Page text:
Online Data Access Through Geoportal

As the first step toward an SDI, the cadastral data managed by SGA is now available for browsing, searching, and purchasing via an online data catalog found at To develop the geoportal, the state selected Esri's distributor in Croatia, GISDATA d.o.o., and con terra GmbH, the professional services arm of Esri Deutschland GmbH, Esri's distributor in Germany and Switzerland. The companies established an action plan to develop a national SDI. They chose ArcGIS Server and the ArcGIS Server Geoportal extension to provide the platform for the state's ministries to quickly access geospatial resources regardless of location or type.

Based on the EU's Infrastructure for Spatial Information in Europe (INSPIRE) directives for sharing geographic information across Europe, Croatia's national SDI will provide a more open, transparent, and efficient use of spatial information, as seen through the improved land registration.

  click to enlarge
SGA provides the platform for organizations to quickly access geospatial resources regardless of location or type.

SGA registers data with the geoportal by using metadata, which follows the ISO standards required by INSPIRE. Only the metadata is uploaded to the geoportal, while SGA's sensitive data remains securely housed within its own servers. Through the ArcGIS Server Geoportal extension, registered data includes digital orthophotos, 1:5,000-scale basemap information, raster cadastral maps, administrative units through the Central Registry of Spatial Units, and land survey information from the Registry of Geodetic Points.

The First Step to a National SDI

By the end of the year, more agencies within Croatia will register their data with the geoportal, using the SGA data as a guide for resolution and standards. The Ministry of Defense; the Ministry of Culture; and the Ministry of Agriculture, Fisheries, and Rural Development will all provide spatial data.

By creating a comprehensive SDI, Croatia expects to continue to see improvements in the reduction of time when producing and accessing data. Geospatial data and service producers in the government will be easily connected to the consumers who need the data. Data integrity will be maintained, and the users can more easily share the authoritative version of data.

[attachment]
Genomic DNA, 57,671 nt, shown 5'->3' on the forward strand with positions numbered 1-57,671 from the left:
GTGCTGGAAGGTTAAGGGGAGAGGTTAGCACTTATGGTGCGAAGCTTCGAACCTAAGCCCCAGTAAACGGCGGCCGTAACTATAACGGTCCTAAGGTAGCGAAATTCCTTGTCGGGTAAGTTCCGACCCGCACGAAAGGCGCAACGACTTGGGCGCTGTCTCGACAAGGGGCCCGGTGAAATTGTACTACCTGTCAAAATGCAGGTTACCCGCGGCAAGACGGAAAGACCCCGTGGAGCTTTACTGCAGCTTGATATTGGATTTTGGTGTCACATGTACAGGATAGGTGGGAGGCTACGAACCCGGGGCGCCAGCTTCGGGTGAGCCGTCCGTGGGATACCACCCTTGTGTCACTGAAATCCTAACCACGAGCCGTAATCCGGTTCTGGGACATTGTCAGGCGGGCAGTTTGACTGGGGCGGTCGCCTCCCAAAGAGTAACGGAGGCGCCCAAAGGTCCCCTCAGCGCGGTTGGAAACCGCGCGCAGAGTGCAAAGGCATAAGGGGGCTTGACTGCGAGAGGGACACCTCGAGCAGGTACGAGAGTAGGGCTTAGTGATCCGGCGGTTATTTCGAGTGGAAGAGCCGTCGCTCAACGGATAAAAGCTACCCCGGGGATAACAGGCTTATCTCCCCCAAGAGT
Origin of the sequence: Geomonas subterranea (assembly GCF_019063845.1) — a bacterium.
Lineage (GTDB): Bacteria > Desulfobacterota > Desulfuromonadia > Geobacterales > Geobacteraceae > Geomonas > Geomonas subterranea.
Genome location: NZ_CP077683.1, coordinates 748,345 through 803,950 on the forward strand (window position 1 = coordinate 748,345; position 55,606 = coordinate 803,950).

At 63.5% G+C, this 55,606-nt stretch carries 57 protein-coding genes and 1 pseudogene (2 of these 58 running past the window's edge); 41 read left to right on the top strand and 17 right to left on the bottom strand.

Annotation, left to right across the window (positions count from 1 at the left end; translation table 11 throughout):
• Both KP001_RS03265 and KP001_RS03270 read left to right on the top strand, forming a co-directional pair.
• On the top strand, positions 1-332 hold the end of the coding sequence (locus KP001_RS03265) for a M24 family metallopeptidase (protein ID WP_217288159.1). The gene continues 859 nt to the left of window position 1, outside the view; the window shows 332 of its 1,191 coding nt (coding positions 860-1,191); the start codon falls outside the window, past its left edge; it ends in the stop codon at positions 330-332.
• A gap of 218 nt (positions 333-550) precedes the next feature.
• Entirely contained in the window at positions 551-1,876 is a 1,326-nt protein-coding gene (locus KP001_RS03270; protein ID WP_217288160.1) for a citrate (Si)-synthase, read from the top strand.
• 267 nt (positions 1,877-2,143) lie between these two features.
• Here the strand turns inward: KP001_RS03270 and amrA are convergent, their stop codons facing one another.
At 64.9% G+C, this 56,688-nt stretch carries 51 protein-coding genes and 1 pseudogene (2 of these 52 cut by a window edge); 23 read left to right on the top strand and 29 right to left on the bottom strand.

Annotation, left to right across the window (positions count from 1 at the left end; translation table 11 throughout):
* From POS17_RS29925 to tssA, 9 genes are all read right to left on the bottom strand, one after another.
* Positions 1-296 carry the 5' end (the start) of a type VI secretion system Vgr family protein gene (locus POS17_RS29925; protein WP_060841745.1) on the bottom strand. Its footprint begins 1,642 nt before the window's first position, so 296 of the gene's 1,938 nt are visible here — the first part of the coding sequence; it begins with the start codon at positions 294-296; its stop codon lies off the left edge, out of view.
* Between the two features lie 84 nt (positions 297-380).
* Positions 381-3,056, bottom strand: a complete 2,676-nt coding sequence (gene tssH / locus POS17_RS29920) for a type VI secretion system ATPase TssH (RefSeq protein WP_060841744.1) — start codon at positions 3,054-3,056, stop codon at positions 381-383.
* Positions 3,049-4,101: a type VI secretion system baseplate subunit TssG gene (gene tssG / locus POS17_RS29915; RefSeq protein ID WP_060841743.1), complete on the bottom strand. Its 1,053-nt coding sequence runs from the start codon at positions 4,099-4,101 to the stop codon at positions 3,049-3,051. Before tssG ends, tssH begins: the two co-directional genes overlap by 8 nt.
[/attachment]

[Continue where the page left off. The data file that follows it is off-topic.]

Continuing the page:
Dr. Zeljko Bacic, director general of SGA, says, "Simple access to geospatial data is the key prerequisite for an efficient and economically prosperous society. A geoportal in operation means that other governmental organizations can use SGA data but also make their data accessible. This is the first step to the establishment of a Croatian national geoportal as part of a national SDI. I am convinced we shall do this soon, as we have a clear direction from the Croatian government and sufficient knowledge and capacity to do this."

The SGA geoportal has revealed opportunities in local and regional government for GIS users in nature protection, urban planning, agriculture, public safety, and more. "The SGA geoportal is the first of its kind in southeastern Europe," says Andrej Loncaric, director of GISDATA in Croatia and the southeastern region. "Croatian GIS users now have access to vast quantities of geospatial data that will make their everyday work much easier."

More Information

For more information, contact Zeljko Bacic, director general, State Geodetic Administration, Republic of Croatia (e-mail: